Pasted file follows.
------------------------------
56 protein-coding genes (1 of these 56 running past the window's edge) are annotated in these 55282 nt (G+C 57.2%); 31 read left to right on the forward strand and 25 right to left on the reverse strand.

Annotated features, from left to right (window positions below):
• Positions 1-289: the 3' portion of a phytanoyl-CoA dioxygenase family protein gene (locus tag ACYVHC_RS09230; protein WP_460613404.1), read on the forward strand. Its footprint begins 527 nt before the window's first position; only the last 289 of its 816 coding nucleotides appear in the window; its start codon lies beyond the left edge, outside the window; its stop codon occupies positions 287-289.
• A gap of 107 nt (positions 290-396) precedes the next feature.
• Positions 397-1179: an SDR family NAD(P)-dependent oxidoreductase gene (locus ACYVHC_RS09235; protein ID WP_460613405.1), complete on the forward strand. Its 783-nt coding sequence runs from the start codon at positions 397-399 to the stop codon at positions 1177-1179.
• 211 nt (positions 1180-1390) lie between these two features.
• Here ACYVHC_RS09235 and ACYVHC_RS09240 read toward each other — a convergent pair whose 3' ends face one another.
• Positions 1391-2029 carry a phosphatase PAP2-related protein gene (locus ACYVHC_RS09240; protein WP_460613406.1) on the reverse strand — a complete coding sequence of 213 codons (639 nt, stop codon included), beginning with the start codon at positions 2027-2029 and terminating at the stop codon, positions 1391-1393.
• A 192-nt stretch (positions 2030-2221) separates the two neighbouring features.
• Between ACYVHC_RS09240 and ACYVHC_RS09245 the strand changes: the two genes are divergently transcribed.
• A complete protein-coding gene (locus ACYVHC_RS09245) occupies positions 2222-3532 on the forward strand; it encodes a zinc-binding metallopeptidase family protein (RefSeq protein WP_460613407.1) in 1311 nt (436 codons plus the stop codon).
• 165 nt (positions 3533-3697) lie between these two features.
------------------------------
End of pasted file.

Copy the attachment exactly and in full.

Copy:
56 protein-coding genes (1 of these 56 running past the window's edge) are annotated in these 55282 nt (G+C 57.2%); 31 read left to right on the forward strand and 25 right to left on the reverse strand.

Annotated features, from left to right (window positions below):
• Positions 1-289: the 3' portion of a phytanoyl-CoA dioxygenase family protein gene (locus tag ACYVHC_RS09230; protein WP_460613404.1), read on the forward strand. Its footprint begins 527 nt before the window's first position; only the last 289 of its 816 coding nucleotides appear in the window; its start codon lies beyond the left edge, outside the window; its stop codon occupies positions 287-289.
• A gap of 107 nt (positions 290-396) precedes the next feature.
• Positions 397-1179: an SDR family NAD(P)-dependent oxidoreductase gene (locus ACYVHC_RS09235; protein ID WP_460613405.1), complete on the forward strand. Its 783-nt coding sequence runs from the start codon at positions 397-399 to the stop codon at positions 1177-1179.
• 211 nt (positions 1180-1390) lie between these two features.
• Here ACYVHC_RS09235 and ACYVHC_RS09240 read toward each other — a convergent pair whose 3' ends face one another.
• Positions 1391-2029 carry a phosphatase PAP2-related protein gene (locus ACYVHC_RS09240; protein WP_460613406.1) on the reverse strand — a complete coding sequence of 213 codons (639 nt, stop codon included), beginning with the start codon at positions 2027-2029 and terminating at the stop codon, positions 1391-1393.
• A 192-nt stretch (positions 2030-2221) separates the two neighbouring features.
• Between ACYVHC_RS09240 and ACYVHC_RS09245 the strand changes: the two genes are divergently transcribed.
• A complete protein-coding gene (locus ACYVHC_RS09245) occupies positions 2222-3532 on the forward strand; it encodes a zinc-binding metallopeptidase family protein (RefSeq protein WP_460613407.1) in 1311 nt (436 codons plus the stop codon).
• 165 nt (positions 3533-3697) lie between these two features.